Major League Baseball in Florida is an experiment that verges on failure. And its two franchises couldn't be more opposite in showing that these days.
The easy target is the Miami Marlins, who convinced elected officials they needed an incredible new ballpark to attract fans. They're on the hook for a whopping $1.2 billion dollars, according to a recent Miami Herald story, once interest and debt service is factored in to their loan to build that ballpark. And the product on the field? Well, we covered that already. Suffice to say that there's some buyer's remorse in South Florida. The Marlins are a micromanaged mess that might be beyond repair.
And then there's the Tampa Bay Rays, who have the exact opposite problem. Contending team, obsolete ballpark, and the worst attendance in the big leagues because of that ballpark and its undesirable location in St. Petersburg. MLB officials made the proclamation last week that "Major League Baseball at this point no longer believes in the Tampa Bay area.'' So, Rays fans: Baseball no longer believes in you. You're like Santa Claus to a 10-year-old.
Anyway, they're not leaving anytime soon. The Rays have a contract for the next 15 years at Tropicana Field. But an economist that works for MLB says the team needs a new ballpark, preferably in downtown Tampa. Rays officials believe their biggest problem is the location of the ballpark, which is too far from their suburban demographic.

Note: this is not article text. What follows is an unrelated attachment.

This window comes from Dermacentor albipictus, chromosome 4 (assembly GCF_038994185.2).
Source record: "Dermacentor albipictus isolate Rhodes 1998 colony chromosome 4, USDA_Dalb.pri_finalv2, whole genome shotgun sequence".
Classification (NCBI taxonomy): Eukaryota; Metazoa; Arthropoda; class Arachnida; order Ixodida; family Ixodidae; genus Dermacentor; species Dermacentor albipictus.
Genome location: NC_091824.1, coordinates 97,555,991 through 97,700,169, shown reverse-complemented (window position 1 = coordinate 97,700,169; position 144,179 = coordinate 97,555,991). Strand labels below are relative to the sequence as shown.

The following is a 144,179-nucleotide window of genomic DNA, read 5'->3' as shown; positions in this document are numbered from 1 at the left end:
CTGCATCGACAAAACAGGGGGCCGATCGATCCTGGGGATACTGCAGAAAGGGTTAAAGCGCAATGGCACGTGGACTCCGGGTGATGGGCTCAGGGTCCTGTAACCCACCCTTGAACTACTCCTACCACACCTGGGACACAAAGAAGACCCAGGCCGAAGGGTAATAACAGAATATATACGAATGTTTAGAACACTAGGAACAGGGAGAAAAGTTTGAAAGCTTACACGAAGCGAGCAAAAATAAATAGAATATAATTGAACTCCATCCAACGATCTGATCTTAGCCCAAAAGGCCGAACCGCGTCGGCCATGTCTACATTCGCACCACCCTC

So MLB is helping the rays ratchet up that pressure. And the politicians are hearing that request, and in a perfect world, they'd get what they want. But might the Marlins deal affect the Rays negatively? You bet. They don't want to get on the hook the same way their South Florida brethren did, and that will be a major barrier to a deal, whenever that might be.
But they probably will get one, someday, somehow. Why? Because these pro teams always get what they want. Always. The leagues are blackmail masters. They'll keep threatening. Heck, even the cities that actually dare their teams to leave eventually get on board, even after the fact. Cleveland lost its NFL team, then built that stadium anyway for a new (and underperforming) expansion team. And the same is likely going to happen in Seattle with the NBA if the Kings pull up from their Sacramento home.
The easiest solution won't happen: Contraction. But that won't fly with the union -- just too many jobs for players that would vanish. But they'll threaten it to get their way. And win.